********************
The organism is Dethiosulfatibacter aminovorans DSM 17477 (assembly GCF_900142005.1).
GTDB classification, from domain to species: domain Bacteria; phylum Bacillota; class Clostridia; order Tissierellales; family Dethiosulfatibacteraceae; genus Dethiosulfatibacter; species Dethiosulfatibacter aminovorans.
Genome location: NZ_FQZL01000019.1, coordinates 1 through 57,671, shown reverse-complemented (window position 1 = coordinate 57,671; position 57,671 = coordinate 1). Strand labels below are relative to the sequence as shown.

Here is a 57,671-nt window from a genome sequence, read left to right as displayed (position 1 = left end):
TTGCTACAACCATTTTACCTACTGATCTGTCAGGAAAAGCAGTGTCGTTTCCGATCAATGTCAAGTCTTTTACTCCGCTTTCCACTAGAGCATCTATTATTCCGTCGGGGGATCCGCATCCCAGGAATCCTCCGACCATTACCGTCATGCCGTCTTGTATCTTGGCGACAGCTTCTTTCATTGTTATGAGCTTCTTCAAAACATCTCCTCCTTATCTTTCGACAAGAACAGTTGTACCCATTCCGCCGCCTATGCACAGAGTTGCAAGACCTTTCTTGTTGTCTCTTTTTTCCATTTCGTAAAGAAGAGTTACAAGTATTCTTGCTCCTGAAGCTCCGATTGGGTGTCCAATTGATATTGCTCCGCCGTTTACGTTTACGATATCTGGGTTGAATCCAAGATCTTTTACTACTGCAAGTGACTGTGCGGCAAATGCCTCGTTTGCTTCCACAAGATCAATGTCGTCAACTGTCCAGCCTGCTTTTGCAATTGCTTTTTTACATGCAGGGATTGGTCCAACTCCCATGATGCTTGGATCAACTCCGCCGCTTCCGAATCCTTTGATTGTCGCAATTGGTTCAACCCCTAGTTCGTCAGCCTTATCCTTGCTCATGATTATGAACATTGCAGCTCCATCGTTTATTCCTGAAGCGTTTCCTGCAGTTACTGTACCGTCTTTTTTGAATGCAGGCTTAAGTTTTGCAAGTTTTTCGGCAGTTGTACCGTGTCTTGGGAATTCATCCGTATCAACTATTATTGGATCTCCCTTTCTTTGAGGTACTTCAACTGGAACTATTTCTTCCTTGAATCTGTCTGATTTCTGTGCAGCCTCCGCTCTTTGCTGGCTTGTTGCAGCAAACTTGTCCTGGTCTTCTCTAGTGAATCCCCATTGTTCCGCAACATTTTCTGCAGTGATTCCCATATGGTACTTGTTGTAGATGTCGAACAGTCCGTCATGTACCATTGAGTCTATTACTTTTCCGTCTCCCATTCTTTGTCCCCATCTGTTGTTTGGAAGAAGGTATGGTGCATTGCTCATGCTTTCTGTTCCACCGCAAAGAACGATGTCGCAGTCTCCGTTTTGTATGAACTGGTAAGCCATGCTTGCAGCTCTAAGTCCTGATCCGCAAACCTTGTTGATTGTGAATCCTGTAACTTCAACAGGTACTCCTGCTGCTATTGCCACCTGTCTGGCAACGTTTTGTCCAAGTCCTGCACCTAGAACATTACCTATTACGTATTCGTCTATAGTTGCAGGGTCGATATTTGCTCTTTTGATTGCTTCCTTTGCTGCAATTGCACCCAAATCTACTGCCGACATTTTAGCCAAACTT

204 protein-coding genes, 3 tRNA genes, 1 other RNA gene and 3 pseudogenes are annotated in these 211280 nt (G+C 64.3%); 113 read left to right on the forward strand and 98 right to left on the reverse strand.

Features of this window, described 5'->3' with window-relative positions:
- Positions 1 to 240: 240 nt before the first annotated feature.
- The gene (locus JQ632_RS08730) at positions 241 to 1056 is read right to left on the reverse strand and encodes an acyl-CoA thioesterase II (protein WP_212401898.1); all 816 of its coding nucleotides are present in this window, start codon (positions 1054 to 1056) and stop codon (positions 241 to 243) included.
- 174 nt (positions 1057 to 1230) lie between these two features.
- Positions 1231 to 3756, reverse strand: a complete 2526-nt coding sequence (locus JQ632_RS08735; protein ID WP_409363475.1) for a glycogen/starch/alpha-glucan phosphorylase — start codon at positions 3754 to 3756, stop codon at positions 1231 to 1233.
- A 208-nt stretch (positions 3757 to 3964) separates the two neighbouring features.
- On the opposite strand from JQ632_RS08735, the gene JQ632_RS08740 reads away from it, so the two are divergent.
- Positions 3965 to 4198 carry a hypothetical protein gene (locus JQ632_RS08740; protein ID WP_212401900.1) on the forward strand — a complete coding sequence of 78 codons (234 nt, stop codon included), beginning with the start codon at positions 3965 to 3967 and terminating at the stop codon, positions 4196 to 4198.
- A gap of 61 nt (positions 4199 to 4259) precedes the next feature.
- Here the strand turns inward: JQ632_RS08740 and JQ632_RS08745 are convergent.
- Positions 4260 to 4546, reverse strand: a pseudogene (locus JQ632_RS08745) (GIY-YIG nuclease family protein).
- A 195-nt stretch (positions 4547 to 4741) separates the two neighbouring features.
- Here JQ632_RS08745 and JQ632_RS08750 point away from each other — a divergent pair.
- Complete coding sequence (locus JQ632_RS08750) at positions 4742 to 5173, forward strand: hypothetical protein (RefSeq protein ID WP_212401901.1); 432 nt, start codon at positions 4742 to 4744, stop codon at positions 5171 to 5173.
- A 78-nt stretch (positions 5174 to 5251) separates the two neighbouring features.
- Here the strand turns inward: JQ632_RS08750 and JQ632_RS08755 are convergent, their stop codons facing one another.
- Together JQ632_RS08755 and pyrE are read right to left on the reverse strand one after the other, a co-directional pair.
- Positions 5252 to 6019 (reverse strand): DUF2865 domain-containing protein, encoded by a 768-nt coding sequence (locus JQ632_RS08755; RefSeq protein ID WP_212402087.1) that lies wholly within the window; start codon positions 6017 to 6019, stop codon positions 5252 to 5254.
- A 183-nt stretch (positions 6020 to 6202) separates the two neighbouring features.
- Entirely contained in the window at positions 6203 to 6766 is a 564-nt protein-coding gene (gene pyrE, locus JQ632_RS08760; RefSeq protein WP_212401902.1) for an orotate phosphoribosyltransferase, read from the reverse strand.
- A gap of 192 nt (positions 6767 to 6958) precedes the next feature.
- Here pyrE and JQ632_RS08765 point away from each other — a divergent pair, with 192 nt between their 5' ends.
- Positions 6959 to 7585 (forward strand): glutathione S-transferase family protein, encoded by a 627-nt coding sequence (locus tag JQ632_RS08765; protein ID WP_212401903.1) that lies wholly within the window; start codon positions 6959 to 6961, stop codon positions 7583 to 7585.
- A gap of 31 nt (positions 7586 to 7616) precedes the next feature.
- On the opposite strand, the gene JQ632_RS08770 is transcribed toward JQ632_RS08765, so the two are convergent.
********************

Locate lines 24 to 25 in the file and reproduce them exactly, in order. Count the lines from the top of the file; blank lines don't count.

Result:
- Positions 5252 to 6019 (reverse strand): DUF2865 domain-containing protein, encoded by a 768-nt coding sequence (locus JQ632_RS08755; RefSeq protein ID WP_212402087.1) that lies wholly within the window; start codon positions 6017 to 6019, stop codon positions 5252 to 5254.
- A 183-nt stretch (positions 6020 to 6202) separates the two neighbouring features.